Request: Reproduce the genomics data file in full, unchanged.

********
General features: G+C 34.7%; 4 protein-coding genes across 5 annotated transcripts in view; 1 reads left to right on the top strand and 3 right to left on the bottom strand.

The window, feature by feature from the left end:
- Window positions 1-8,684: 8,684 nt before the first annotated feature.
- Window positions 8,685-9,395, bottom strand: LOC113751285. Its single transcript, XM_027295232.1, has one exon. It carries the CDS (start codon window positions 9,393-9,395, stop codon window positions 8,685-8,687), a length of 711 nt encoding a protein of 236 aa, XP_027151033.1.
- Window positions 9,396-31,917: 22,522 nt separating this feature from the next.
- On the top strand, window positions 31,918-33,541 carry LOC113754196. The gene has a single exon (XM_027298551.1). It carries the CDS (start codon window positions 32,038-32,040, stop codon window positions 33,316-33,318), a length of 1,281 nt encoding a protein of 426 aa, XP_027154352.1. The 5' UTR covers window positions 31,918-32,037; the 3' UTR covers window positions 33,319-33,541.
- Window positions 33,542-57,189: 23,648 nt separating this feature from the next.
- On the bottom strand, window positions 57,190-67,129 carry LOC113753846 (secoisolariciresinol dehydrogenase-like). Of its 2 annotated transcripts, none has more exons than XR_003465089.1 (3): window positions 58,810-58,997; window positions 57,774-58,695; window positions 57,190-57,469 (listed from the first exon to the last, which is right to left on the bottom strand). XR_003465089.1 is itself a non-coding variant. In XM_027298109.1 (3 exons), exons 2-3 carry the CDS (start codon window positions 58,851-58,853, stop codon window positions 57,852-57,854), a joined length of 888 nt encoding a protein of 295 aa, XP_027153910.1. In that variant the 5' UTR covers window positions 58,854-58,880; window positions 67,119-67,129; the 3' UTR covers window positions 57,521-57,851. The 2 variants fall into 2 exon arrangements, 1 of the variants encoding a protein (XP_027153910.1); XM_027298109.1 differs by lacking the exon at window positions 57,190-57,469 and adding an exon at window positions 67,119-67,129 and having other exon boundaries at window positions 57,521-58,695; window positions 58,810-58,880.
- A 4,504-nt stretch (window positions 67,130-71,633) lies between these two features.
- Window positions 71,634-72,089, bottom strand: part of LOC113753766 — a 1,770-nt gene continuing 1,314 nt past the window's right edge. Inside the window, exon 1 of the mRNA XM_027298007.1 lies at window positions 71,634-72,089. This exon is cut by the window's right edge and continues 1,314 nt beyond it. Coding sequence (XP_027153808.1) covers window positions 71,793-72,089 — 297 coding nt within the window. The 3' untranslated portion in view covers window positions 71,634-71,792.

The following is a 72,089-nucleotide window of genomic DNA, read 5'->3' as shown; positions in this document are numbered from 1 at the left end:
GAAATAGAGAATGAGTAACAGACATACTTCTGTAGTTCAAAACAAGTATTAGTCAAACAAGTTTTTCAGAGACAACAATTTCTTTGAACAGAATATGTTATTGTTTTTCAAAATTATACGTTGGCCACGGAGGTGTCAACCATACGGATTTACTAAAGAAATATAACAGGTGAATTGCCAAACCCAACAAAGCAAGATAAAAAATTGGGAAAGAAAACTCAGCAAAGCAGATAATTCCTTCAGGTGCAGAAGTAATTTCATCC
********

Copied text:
General features: G+C 34.7%; 4 protein-coding genes across 5 annotated transcripts in view; 1 reads left to right on the top strand and 3 right to left on the bottom strand.

The window, feature by feature from the left end:
- Window positions 1-8,684: 8,684 nt before the first annotated feature.
- Window positions 8,685-9,395, bottom strand: LOC113751285. Its single transcript, XM_027295232.1, has one exon. It carries the CDS (start codon window positions 9,393-9,395, stop codon window positions 8,685-8,687), a length of 711 nt encoding a protein of 236 aa, XP_027151033.1.
- Window positions 9,396-31,917: 22,522 nt separating this feature from the next.
- On the top strand, window positions 31,918-33,541 carry LOC113754196. The gene has a single exon (XM_027298551.1). It carries the CDS (start codon window positions 32,038-32,040, stop codon window positions 33,316-33,318), a length of 1,281 nt encoding a protein of 426 aa, XP_027154352.1. The 5' UTR covers window positions 31,918-32,037; the 3' UTR covers window positions 33,319-33,541.
- Window positions 33,542-57,189: 23,648 nt separating this feature from the next.
- On the bottom strand, window positions 57,190-67,129 carry LOC113753846 (secoisolariciresinol dehydrogenase-like). Of its 2 annotated transcripts, none has more exons than XR_003465089.1 (3): window positions 58,810-58,997; window positions 57,774-58,695; window positions 57,190-57,469 (listed from the first exon to the last, which is right to left on the bottom strand). XR_003465089.1 is itself a non-coding variant. In XM_027298109.1 (3 exons), exons 2-3 carry the CDS (start codon window positions 58,851-58,853, stop codon window positions 57,852-57,854), a joined length of 888 nt encoding a protein of 295 aa, XP_027153910.1. In that variant the 5' UTR covers window positions 58,854-58,880; window positions 67,119-67,129; the 3' UTR covers window positions 57,521-57,851. The 2 variants fall into 2 exon arrangements, 1 of the variants encoding a protein (XP_027153910.1); XM_027298109.1 differs by lacking the exon at window positions 57,190-57,469 and adding an exon at window positions 67,119-67,129 and having other exon boundaries at window positions 57,521-58,695; window positions 58,810-58,880.
- A 4,504-nt stretch (window positions 67,130-71,633) lies between these two features.
- Window positions 71,634-72,089, bottom strand: part of LOC113753766 — a 1,770-nt gene continuing 1,314 nt past the window's right edge. Inside the window, exon 1 of the mRNA XM_027298007.1 lies at window positions 71,634-72,089. This exon is cut by the window's right edge and continues 1,314 nt beyond it. Coding sequence (XP_027153808.1) covers window positions 71,793-72,089 — 297 coding nt within the window. The 3' untranslated portion in view covers window positions 71,634-71,792.

The following is a 72,089-nucleotide window of genomic DNA, read 5'->3' as shown; positions in this document are numbered from 1 at the left end:
GAAATAGAGAATGAGTAACAGACATACTTCTGTAGTTCAAAACAAGTATTAGTCAAACAAGTTTTTCAGAGACAACAATTTCTTTGAACAGAATATGTTATTGTTTTTCAAAATTATACGTTGGCCACGGAGGTGTCAACCATACGGATTTACTAAAGAAATATAACAGGTGAATTGCCAAACCCAACAAAGCAAGATAAAAAATTGGGAAAGAAAACTCAGCAAAGCAGATAATTCCTTCAGGTGCAGAAGTAATTTCATCC